The TRUTH about States spending

The TRUTH about States spending

  • 1    it is less than all other wealthy jurisdictions as a percentage of national income
  • 2    it is less per head than the UK, by a country mile.

The UK of course has expenses which we do not have – such as defence and foreign affairs (although we seem to have a Foreign Minister now). But on the other hand we are a small island, and that makes everything  more expensive.

Here is the chart of government spending as a share of national income across the OECD countries = basically the wealthy countries of the world:










This chart is reproduced from page 91 of SR9/2010 Corporate Services “Scrutiny of the Comprehensive Spending Review,”  presented to the States on 31st August 2010, Appendix B by Doctor Harkness.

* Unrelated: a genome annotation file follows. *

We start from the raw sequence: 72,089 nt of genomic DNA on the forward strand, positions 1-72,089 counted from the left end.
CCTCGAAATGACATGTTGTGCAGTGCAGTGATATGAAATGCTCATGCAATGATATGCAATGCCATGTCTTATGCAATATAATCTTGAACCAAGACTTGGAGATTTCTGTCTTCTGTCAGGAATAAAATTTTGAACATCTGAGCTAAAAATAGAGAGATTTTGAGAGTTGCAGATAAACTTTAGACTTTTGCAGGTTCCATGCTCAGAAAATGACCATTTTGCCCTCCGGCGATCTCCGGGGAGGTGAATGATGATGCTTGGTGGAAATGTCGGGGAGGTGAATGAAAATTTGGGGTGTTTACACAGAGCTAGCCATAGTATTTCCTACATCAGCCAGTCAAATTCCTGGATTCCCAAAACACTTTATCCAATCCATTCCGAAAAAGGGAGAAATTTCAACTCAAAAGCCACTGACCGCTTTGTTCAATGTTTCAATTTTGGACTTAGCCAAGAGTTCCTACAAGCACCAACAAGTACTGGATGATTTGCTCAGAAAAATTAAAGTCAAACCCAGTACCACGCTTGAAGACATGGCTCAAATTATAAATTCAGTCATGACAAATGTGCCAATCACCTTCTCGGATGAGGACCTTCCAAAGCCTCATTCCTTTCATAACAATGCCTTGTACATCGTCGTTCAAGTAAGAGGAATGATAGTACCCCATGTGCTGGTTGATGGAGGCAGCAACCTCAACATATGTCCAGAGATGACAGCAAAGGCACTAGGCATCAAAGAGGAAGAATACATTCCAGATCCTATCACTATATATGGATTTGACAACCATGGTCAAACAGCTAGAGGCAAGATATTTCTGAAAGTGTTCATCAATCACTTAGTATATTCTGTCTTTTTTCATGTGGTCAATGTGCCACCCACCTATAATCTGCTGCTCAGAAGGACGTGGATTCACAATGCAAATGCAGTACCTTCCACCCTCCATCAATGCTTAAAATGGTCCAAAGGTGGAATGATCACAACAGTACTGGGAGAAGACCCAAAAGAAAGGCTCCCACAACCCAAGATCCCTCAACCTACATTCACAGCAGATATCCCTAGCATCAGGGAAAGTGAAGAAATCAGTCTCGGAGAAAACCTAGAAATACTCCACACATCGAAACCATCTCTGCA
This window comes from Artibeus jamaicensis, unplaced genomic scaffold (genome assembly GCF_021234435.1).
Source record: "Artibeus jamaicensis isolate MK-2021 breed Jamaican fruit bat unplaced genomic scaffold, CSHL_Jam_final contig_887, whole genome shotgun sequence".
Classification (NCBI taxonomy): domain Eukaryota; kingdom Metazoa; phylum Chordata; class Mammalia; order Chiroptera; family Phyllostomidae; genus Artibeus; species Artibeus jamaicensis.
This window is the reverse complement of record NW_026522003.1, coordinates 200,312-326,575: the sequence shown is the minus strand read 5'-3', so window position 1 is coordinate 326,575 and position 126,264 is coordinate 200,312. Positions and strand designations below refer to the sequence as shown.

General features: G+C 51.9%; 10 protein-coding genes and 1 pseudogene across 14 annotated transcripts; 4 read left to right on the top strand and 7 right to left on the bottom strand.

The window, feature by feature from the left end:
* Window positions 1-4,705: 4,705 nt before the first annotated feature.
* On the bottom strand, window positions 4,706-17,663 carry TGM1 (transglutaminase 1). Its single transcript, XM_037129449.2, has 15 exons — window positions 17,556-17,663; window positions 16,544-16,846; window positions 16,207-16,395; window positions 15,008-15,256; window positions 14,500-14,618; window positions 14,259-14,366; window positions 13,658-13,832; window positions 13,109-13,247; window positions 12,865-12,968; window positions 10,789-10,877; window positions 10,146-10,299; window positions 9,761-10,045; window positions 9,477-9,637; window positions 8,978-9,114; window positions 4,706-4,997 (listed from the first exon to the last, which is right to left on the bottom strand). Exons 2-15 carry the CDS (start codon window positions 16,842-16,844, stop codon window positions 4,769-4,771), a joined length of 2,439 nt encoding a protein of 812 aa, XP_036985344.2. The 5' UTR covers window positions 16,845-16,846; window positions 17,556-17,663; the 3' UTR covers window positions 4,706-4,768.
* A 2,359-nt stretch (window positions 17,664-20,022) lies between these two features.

Commenting on the chart, Dr. Harkness points out, first, that Jersey’s spend as a share of national income (GNI) is about 17%. This means that Jersey’s public sector is “relatively small.”  In fact we spend, as a share of national income, far, far less than any other country, less than half the OECD average, and less than a third of the highest spenders. Jersey’s spend per head is also much lower than the UK: approximately £7,500 while the UK’s is over £10,000. The full text is at the end of this page.

As noted, the UK has expenses which we do not – defence, higher education spring to mind. However, on the other side, everything costs more in Jersey, first because we are an island, and second because we are so small, and have few efficiencies of scale. KPMG, in the course of their work for the Health review, have estimated that providing health care in Jersey is probably about 20% more expensive than on the mainland.